“We decided to go to Myanmar this year because of the enormous changes underway in the country,” said Ronnie Coffman, international professor of plant breeding at Cornell and director of International Programs in the College of Agriculture and Life Sciences. “Agriculture plays an important part in this emerging economy, and this trip enabled students to see, firsthand, the challenges and opportunities faced by farmers.”
The group surveyed a range of agroecologies and production environments, traveling throughout the central dry zone, Inle Lake and Ayerwaddy Delta. Meetings with farmers gave students insight into various cultivation systems, from hydroponic tomato farming to small-scale melon production, while visits to agribusinesses highlighted the increasing trade and knowledge exchanges between Myanmar and its neighbors. The group also learned about alternative livelihoods, such as lotus weaving and lacquerware manufacturing, and engaged in Myanmar culture with visits to pagodas, temples and traditional puppet shows.
Marvin Pritts, Horticulture Section Professor and Director of Undergraduate Studies for the Plant Sciences Major was among the Cornell faculty leading the trip.
2016 Dreer Award recipient Raquel Kallas (MS Horticulture ’16) is pursuing her interest in viticulture in Australia with the help of a familiar face to many: Vinay Pagay (PhD Horticulture ’14), now viticulture researcher and educator based at the Waite Campus of the University of Adelaide.
“His lab is on the cutting-edge of vineyard technologies that will allow us to better understand and manage the effects of climate change on vines and wine quality,” says Kallas. While a student at Cornell, Pagay helped develop a microfluidic water sensor within a fingertip-sized silicon chip that is a hundred times more sensitive than current devices.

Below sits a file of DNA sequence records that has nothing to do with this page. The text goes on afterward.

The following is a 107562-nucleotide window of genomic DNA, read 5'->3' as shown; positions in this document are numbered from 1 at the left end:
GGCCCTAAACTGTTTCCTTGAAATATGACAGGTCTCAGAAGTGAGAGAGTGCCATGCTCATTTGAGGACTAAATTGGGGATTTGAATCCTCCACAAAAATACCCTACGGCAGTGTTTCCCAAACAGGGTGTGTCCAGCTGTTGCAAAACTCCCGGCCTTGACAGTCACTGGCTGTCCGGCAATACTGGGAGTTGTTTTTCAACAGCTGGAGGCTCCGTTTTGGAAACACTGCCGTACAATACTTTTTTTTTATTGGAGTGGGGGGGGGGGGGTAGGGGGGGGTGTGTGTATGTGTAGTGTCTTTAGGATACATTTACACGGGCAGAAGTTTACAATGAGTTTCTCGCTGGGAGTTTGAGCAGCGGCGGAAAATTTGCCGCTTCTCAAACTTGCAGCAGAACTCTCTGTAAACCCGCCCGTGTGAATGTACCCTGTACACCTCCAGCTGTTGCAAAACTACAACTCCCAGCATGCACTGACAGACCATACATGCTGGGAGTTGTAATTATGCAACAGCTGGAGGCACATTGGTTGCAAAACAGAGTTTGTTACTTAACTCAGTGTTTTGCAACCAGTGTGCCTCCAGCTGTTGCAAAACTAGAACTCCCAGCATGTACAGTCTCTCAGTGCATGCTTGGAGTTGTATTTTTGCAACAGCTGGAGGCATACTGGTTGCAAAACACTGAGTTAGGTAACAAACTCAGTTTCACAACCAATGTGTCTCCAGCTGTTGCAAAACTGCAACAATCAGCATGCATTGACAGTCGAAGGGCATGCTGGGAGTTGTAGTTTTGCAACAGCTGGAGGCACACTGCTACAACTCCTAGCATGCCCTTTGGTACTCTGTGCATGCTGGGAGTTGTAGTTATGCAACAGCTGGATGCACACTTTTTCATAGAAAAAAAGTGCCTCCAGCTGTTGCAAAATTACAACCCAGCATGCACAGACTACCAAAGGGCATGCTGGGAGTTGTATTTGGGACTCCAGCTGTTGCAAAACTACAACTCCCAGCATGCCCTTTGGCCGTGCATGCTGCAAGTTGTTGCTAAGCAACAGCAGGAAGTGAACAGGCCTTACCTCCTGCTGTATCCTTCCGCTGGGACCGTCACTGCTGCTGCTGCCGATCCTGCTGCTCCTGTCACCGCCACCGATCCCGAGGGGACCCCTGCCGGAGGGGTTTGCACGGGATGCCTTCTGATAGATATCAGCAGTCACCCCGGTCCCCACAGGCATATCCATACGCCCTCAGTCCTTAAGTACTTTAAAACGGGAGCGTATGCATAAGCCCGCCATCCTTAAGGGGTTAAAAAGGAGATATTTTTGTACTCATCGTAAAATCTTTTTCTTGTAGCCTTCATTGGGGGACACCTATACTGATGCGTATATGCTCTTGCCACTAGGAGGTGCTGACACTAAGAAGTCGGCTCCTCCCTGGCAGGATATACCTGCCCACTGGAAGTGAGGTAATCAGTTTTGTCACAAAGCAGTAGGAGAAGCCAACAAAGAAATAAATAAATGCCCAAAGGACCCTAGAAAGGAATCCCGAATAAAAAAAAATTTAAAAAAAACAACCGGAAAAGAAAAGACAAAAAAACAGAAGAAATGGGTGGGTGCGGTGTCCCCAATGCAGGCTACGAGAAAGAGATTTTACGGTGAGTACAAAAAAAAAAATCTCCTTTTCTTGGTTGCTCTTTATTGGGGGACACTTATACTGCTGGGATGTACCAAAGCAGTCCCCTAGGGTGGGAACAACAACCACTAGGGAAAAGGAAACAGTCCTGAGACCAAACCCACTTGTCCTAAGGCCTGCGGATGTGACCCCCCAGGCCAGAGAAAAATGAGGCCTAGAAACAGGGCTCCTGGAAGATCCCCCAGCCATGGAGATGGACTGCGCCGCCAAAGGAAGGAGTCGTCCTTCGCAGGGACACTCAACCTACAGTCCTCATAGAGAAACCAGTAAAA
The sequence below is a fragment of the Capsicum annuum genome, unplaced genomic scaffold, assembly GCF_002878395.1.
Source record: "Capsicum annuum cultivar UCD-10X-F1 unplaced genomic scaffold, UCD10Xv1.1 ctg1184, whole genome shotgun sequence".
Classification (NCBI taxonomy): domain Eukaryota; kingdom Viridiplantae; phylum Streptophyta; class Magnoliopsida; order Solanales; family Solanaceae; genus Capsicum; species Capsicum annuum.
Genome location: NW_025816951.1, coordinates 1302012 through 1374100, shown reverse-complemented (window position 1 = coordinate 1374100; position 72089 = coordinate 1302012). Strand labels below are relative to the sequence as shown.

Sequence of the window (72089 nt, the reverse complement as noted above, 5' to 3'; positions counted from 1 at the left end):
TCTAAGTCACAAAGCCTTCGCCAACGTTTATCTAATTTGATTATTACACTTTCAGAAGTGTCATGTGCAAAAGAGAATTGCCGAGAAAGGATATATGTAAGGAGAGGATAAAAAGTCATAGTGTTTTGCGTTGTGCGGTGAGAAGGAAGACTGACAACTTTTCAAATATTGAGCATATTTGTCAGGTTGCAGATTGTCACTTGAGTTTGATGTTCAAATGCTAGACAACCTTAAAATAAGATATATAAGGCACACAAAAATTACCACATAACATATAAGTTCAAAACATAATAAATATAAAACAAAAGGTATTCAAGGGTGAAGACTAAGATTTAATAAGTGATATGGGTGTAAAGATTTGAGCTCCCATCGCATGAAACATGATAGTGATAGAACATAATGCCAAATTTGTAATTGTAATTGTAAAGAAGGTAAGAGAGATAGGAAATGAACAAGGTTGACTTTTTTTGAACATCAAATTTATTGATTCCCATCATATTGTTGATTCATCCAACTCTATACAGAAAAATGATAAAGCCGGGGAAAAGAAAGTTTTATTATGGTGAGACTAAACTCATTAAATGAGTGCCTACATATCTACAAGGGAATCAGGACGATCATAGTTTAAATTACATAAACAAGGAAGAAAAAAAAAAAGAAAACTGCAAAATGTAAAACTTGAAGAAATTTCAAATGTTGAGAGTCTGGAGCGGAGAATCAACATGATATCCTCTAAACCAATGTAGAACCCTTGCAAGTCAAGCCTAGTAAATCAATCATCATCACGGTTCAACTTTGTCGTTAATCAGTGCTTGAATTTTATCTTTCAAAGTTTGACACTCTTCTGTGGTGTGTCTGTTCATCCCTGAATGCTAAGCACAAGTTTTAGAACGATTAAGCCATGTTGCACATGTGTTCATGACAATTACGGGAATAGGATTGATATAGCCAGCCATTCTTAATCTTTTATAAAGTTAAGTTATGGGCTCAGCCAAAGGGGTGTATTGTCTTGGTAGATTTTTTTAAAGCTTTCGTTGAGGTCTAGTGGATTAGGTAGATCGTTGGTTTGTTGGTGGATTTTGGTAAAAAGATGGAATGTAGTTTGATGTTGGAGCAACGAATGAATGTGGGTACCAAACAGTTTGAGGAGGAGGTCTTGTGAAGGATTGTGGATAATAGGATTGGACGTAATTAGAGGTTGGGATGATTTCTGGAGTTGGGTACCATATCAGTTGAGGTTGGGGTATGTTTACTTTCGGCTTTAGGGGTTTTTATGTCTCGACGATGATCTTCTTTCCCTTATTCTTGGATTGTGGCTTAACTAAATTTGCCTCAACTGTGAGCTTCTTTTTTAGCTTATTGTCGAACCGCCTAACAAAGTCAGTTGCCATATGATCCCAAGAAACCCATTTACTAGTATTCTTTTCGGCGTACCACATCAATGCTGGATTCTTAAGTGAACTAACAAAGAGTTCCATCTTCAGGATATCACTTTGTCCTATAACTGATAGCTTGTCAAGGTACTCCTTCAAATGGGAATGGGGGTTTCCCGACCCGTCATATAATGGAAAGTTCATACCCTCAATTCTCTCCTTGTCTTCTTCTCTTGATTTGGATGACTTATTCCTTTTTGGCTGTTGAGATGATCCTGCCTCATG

Kallas’s collaborations with Pagay are funded through the Frederick Dreer Award. The Horticulture Section of the School of Integrative Plant Science offers this wonderful opportunity once a year that allows one or more students to spend 4 months to up to a year abroad pursuing horticulture interests. Deadline for application this cycle is March 6, 2017.
If you’d like to keep up with Kallas’s travels, visit her Dreer blog, Grapes of Raq.
Many in the Cornell horticulture community embarked on expeditions of note over the break:
Mark Bridgen and Betsy Lamb led students in Special Topics in Horticulture: Plant Biodiversity (PLHRT 4940) on a trip to Chile for hands-on study and exploration of wild and native plants, commercial breeding programs, and botanical gardens and arboreta to supplement their classroom experiences last fall. See more pictures from the trip on their class blog.
Bryan Duff and 13 undergraduates traveled to Baton Rouge, Louisiana, where they spent all day every day for a week embedded in an elementary school that is turning to project-based learning to boost student motivation and performance. Bryan and the students taught the children to use video-making equipment and then guided them in making music videos for songs celebrating Black History Month.
Marvin Pritts traveled to Myanmar with other faculty and students in IARD 6020 – International Agriculture in Developing Nations.
Click on thumbnails below to see more scenes from Myanmar:
To better prepare Cornell students to thrive in the growing hydroponic industry, associate professor Neil Mattson initiated a course last fall, Hydroponic Food Crop Production and Management, to teach the principles and practices of commercial food crop production in controlled environment agriculture (CEA). Read more in the Cornell Chronicle [2017-01-19].